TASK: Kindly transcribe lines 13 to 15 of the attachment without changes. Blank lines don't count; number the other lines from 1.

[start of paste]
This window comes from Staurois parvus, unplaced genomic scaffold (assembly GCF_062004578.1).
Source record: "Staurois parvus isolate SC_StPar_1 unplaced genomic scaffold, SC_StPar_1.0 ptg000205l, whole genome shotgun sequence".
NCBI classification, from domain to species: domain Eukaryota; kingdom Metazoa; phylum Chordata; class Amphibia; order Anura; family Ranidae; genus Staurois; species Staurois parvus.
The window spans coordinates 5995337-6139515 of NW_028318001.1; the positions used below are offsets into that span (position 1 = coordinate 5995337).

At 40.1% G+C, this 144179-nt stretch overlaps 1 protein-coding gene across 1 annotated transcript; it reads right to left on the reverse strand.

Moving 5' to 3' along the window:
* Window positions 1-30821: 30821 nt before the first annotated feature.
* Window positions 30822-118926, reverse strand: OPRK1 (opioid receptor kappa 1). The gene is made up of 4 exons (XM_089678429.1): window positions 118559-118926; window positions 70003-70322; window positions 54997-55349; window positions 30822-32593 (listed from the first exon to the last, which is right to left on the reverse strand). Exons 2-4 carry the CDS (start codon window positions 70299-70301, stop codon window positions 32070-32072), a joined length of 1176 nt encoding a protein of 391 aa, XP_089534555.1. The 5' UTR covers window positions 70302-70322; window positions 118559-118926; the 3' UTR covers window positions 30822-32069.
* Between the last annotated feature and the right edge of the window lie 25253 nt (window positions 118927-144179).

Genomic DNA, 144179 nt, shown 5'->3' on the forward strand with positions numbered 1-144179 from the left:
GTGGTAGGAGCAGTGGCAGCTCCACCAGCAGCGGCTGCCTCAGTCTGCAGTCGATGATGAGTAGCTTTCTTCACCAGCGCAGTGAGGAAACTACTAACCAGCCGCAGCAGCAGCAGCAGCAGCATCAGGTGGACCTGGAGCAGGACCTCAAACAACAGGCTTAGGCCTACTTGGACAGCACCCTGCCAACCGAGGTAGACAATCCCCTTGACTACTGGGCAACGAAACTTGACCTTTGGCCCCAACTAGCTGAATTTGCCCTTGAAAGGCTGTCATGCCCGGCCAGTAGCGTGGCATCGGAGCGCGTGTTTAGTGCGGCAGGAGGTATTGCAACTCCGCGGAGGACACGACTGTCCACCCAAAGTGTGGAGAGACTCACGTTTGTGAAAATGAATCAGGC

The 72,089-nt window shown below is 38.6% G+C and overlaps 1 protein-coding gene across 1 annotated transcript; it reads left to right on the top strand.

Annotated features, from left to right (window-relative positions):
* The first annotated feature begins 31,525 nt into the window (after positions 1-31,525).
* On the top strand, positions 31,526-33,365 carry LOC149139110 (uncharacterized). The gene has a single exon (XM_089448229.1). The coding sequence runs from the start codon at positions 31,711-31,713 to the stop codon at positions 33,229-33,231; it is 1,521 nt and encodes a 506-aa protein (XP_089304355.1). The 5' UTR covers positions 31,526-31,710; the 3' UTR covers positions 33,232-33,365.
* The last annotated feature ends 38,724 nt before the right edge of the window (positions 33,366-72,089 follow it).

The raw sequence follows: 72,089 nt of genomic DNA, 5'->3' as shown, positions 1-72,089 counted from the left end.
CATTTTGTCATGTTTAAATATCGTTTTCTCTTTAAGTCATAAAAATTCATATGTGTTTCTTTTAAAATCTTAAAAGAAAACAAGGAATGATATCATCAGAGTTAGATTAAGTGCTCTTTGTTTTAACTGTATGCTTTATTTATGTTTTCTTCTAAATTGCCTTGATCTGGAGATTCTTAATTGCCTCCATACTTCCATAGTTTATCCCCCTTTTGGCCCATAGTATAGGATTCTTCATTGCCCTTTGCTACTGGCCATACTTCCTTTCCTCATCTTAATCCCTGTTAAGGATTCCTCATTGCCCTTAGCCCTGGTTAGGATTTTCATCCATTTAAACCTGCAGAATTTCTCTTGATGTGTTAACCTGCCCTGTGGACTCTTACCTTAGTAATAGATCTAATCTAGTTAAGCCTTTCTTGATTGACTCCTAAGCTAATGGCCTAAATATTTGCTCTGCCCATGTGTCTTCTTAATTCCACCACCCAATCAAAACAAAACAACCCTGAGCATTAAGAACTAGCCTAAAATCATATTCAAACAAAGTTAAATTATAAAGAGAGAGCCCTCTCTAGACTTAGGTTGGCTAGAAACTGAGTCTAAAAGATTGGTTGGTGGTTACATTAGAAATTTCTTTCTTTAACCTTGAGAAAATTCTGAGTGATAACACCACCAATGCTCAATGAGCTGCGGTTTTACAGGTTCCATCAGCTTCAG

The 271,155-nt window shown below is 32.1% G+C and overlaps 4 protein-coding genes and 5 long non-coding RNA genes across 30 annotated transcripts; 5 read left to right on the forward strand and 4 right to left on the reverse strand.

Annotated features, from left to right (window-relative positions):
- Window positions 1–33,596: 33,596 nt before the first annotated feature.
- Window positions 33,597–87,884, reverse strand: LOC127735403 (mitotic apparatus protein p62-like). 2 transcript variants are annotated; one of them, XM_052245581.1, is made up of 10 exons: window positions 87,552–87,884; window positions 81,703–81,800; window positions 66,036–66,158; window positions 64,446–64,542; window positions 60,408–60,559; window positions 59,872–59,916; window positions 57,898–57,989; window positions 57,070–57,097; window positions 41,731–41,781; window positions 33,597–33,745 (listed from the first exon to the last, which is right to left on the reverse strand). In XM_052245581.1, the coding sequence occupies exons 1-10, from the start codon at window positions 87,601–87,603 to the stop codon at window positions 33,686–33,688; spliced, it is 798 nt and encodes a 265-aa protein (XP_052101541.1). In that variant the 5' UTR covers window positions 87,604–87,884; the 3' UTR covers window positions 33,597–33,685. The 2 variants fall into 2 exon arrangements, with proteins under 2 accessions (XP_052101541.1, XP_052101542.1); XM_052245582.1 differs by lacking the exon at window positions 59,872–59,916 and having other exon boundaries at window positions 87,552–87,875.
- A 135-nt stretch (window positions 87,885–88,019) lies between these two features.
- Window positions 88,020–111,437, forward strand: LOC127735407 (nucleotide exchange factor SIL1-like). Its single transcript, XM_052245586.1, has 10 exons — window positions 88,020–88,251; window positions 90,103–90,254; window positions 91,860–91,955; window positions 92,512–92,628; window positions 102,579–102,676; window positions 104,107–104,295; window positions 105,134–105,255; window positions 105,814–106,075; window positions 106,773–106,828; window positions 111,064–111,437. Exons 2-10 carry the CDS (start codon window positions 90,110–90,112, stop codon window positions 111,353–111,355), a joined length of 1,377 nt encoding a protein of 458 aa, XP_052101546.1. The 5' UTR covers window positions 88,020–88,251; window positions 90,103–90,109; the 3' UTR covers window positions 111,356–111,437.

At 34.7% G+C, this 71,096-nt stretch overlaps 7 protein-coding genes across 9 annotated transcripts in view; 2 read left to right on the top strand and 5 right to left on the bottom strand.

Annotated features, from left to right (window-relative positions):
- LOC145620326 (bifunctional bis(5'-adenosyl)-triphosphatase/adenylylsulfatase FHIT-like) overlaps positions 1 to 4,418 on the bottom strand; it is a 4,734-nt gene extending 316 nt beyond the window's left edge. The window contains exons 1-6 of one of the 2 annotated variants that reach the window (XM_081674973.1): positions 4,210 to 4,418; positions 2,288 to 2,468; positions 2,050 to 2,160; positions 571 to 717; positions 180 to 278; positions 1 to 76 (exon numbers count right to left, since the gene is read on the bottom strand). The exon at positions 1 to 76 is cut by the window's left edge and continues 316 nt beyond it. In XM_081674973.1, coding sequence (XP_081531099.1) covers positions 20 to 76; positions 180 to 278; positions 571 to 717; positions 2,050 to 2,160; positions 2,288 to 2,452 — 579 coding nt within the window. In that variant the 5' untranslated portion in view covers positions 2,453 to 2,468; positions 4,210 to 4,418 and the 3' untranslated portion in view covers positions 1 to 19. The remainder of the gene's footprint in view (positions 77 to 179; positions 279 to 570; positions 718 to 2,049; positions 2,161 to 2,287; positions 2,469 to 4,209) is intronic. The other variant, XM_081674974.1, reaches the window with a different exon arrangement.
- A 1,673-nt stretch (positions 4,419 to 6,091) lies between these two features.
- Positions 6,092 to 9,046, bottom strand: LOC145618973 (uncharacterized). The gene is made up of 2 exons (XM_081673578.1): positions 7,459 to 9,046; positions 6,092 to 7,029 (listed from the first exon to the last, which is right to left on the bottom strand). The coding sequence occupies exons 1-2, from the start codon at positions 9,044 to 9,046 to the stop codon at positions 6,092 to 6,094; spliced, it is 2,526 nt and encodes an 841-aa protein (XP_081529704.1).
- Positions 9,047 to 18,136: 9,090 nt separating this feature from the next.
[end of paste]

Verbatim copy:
Annotated features, from left to right (window-relative positions):
* The first annotated feature begins 31,525 nt into the window (after positions 1-31,525).
* On the top strand, positions 31,526-33,365 carry LOC149139110 (uncharacterized). The gene has a single exon (XM_089448229.1). The coding sequence runs from the start codon at positions 31,711-31,713 to the stop codon at positions 33,229-33,231; it is 1,521 nt and encodes a 506-aa protein (XP_089304355.1). The 5' UTR covers positions 31,526-31,710; the 3' UTR covers positions 33,232-33,365.